Monday, October 22, 2012

The New You

Part 23 of a series through the New Testament book of Ephesians

You can listen to this sermon here.



"Now this I say and testify in the Lord, that you must no longer walk as the Gentiles do, in the futility of their minds. They are darkened in their understanding, alienated from the life of God because of the ignorance that is in them, due to their hardness of heart. They have become callous and have given themselves up to sensuality, greedy to practice every kind of impurity. But that is not the way you learned Christ!—assuming that you have heard about him and were taught in him, as the truth is in Jesus, to put off your old self, which belongs to your former manner of life and is corrupt through deceitful desires, and to be renewed in the spirit of your minds, and to put on the new self, created after the likeness of God in true righteousness and holiness" (4:17-24).


Transformation 

In Ephesians 4:17-24, Paul says that for the Christian, there was an “old self,” and there is now a “new self.”

In 4:1 Paul said, “I therefore, a prisoner for the Lord, urge you to walk in a manner worthy of the calling to which you have been called.” Now in verse 17 he writes, “You must no longer walk as Gentiles do.” Our “walk” is our lifestyle. Paul is saying that the Ephesians should no longer live as they used to live.

Conversion should result in lifestyle transformation. 

Christians have “put off [the] old self” (v. 22) and “put on the new self” (v. 24). The “old self” is who I was before my conversion. The “new self” is who I am after my conversion. My “new self” has a different “walk.”


The Old Self 

The old self was “alienated from the life of God” (v. 18). The root cause of separation from God is “hardness of heart” (v. 18).

There isn’t a contradiction between verse 19 (“they have given themselves up”) and Romans 1:24 (“God gave them up”). “There are two stages: (1) people exercise their perversion of free will and give themselves over to sin, and (2) God’s response is then to give them over to the sin which will continue to enslave them” (Harold Hoehner, Ephesians: An Exegetical Commentary, p. 590).

The lifestyle of the old self is a lifestyle of futility, not freedom. 

People who reject God “walk…in the futility of their minds” (v. 17). Paul says, “They have become callous and have given themselves up to sensuality, greedy to practice every kind of impurity” (v. 19).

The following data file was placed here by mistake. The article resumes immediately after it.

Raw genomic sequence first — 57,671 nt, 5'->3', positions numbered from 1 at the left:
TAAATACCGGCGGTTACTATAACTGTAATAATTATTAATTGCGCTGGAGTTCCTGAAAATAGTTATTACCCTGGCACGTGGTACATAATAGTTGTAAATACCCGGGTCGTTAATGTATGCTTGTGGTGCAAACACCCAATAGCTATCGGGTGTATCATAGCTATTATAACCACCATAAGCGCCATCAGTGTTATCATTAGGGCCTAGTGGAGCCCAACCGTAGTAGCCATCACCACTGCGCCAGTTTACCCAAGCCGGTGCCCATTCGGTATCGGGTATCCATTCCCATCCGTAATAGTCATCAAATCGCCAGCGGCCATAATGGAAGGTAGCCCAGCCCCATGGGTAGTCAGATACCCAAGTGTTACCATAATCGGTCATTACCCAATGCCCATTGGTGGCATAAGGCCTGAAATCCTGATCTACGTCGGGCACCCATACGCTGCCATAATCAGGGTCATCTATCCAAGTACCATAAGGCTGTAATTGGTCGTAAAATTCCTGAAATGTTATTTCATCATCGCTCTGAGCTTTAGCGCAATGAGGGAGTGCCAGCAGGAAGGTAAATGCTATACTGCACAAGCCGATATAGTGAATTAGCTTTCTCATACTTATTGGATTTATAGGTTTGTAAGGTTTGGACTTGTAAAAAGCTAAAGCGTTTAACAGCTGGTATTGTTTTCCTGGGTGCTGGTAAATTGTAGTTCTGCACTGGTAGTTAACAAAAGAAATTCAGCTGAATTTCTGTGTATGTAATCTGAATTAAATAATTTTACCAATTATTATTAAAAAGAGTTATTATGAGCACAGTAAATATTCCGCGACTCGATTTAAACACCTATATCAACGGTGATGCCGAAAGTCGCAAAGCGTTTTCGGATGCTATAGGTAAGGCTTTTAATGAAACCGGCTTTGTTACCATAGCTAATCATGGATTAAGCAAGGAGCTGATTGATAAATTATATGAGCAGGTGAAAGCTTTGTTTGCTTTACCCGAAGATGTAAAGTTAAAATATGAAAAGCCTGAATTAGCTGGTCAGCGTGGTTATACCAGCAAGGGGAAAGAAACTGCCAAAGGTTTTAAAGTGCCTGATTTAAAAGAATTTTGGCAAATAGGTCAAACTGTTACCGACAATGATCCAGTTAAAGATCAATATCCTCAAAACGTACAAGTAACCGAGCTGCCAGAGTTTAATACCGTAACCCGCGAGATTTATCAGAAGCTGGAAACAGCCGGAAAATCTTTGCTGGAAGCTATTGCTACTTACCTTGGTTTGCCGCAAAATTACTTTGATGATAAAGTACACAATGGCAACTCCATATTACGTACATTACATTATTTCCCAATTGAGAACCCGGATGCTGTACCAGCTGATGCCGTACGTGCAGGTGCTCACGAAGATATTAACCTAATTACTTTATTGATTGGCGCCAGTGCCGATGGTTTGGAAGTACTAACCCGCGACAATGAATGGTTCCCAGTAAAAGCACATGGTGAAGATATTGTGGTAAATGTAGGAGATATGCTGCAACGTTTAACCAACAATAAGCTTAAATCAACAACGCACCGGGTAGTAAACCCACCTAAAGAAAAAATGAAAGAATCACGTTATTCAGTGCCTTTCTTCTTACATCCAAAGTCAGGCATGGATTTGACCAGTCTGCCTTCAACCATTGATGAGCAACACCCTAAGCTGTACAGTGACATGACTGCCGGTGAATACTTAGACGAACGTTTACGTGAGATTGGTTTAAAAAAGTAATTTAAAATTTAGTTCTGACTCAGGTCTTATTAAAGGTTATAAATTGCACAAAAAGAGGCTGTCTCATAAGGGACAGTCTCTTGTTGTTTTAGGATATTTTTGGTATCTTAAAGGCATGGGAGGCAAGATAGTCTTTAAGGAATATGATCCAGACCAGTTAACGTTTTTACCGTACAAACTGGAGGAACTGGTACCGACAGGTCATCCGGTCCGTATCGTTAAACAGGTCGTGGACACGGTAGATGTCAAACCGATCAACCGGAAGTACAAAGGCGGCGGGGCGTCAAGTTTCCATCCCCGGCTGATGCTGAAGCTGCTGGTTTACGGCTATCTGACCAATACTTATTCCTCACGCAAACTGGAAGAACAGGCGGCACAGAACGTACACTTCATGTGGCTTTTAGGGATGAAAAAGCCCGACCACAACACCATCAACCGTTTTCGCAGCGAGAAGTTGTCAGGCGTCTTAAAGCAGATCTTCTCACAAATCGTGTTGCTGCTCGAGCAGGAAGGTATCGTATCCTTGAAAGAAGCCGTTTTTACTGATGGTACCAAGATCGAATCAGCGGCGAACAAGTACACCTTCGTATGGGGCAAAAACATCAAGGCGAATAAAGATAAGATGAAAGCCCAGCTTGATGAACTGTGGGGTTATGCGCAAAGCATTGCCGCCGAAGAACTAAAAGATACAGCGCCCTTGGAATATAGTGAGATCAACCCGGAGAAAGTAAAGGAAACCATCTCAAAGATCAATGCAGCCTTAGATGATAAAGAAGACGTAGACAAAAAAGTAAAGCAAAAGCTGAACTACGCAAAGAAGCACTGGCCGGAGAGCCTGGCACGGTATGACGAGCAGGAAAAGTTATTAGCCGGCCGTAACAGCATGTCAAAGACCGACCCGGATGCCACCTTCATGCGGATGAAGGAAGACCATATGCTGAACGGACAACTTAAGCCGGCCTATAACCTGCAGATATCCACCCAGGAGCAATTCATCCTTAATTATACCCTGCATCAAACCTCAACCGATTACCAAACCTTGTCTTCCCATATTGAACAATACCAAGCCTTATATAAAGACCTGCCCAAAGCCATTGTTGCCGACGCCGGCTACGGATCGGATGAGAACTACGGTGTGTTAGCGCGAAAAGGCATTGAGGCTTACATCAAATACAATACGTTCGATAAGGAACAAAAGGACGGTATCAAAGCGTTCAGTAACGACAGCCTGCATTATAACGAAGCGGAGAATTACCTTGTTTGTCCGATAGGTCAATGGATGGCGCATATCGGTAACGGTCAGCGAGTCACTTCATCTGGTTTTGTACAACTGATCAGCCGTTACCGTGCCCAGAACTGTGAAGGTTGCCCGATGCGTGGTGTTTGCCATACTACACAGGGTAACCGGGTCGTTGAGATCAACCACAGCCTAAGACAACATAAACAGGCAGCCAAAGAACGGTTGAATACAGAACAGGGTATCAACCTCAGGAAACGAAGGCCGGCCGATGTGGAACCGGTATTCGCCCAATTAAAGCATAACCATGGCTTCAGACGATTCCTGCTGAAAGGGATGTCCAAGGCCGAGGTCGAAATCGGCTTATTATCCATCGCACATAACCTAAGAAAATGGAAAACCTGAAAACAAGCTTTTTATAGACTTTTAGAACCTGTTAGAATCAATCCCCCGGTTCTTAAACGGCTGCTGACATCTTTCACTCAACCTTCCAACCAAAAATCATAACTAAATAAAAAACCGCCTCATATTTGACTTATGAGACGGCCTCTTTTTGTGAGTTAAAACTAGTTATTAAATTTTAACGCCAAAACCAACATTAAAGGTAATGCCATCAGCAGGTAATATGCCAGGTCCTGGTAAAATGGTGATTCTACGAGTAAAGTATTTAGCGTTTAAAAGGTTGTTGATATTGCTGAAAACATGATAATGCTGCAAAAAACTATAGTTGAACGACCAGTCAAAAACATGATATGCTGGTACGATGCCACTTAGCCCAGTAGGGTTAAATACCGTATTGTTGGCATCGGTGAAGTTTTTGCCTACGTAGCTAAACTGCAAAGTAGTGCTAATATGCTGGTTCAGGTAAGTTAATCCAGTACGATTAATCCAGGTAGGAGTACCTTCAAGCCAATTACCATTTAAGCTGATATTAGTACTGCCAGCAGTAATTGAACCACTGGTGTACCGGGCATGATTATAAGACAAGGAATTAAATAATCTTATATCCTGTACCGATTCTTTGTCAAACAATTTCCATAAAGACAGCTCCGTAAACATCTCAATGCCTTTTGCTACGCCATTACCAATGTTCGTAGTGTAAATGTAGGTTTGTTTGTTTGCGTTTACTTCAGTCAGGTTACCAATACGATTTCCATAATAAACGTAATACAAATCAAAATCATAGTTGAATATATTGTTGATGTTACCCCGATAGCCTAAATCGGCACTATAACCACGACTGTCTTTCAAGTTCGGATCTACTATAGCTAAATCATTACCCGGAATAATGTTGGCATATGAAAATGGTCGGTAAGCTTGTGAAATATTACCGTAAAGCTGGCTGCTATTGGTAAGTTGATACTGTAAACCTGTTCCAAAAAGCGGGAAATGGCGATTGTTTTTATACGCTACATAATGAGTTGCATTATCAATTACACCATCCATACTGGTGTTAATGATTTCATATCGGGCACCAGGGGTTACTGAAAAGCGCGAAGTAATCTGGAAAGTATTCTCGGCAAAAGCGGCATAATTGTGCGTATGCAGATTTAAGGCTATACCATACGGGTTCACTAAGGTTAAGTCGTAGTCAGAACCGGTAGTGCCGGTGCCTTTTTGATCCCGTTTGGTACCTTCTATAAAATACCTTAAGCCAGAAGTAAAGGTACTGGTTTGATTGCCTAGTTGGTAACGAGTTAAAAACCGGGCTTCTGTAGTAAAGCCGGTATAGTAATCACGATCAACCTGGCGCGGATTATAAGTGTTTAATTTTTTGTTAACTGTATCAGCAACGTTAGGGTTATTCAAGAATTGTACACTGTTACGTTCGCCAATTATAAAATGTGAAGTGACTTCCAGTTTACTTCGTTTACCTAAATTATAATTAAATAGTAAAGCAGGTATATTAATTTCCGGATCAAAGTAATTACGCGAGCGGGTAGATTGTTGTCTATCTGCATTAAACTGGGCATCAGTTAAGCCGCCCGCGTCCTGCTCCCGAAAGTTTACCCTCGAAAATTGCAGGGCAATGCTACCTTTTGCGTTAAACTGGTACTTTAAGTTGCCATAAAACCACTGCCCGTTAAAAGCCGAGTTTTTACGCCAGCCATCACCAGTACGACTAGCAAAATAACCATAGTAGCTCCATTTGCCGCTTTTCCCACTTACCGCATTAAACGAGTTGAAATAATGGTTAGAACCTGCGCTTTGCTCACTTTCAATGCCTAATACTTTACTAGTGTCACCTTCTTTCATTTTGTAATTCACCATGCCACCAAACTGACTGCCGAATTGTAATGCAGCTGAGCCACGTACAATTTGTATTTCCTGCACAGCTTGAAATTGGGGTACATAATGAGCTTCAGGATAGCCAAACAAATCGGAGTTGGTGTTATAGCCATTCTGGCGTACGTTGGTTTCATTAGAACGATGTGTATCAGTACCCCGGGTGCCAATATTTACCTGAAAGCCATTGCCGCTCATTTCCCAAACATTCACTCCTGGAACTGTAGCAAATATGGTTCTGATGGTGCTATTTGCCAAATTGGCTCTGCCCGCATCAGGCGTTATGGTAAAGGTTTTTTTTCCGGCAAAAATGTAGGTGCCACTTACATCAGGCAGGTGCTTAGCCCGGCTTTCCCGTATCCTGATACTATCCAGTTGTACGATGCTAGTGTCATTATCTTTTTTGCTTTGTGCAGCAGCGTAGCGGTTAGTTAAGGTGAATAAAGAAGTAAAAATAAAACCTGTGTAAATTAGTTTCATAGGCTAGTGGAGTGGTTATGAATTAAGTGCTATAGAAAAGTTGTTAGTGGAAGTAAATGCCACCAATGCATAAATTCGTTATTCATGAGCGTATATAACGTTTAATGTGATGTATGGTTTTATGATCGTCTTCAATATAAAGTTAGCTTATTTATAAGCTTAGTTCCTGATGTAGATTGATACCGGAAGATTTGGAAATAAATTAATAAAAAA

The New Self 

The new self has been “created after the likeness of God” (v. 24). Humanity was originally created after the likeness of God (Gen. 1:27). That likeness was distorted by the fall. But now “if anyone is in Christ, he is a new creation. The old has passed away; behold, the new has come” (2 Cor. 5:17). We “have put on the new self, which is being renewed in knowledge after the image of its creator” (Col. 3:10; cf. 1 Cor. 15:49). 

The lifestyle of the new self is a lifestyle of reflecting God’s character. 

Paul mentions two of God’s attributes that we are to reflect: his “righteousness and holiness” (v. 24). Why is it so important that we live out this new lifestyle? Here are three reasons: (1) reflecting God’s character brings glory to God; (2) reflecting God’s character is befitting of our calling (cf. 4:1); and (3) reflecting God’s character is beneficial to ourselves and others (cf. 4:18-32).


Living Like the New Self

It’s easy to fall back into bad habits regarding eating and exercising. The same is true in the spiritual realm. Every Christian has the desire to live lives of righteousness and holiness. We have not become “callous.” But that doesn’t mean it’s not easy to fall back into the sinful habits of the old self.

When trying to lose weight, it helps to think of the outcome of your decisions. I hardly ever want to do an exercise workout, but I never regret doing it once I’m done. And most times I feel like eating a bag of potato chips, but I’m never happy about doing it once the chips are in my stomach.

As Christians, we need to constantly “be renewed in the spirit of [our] minds.” It helps to remind ourselves of the outcome of a lifestyle of righteousness and holiness: this lifestyle glory to God, it befits our calling, and it is beneficial to ourselves and others.

We always regret living like the old self. We never regret living like the new self. May you and I live lives that reflect God’s character.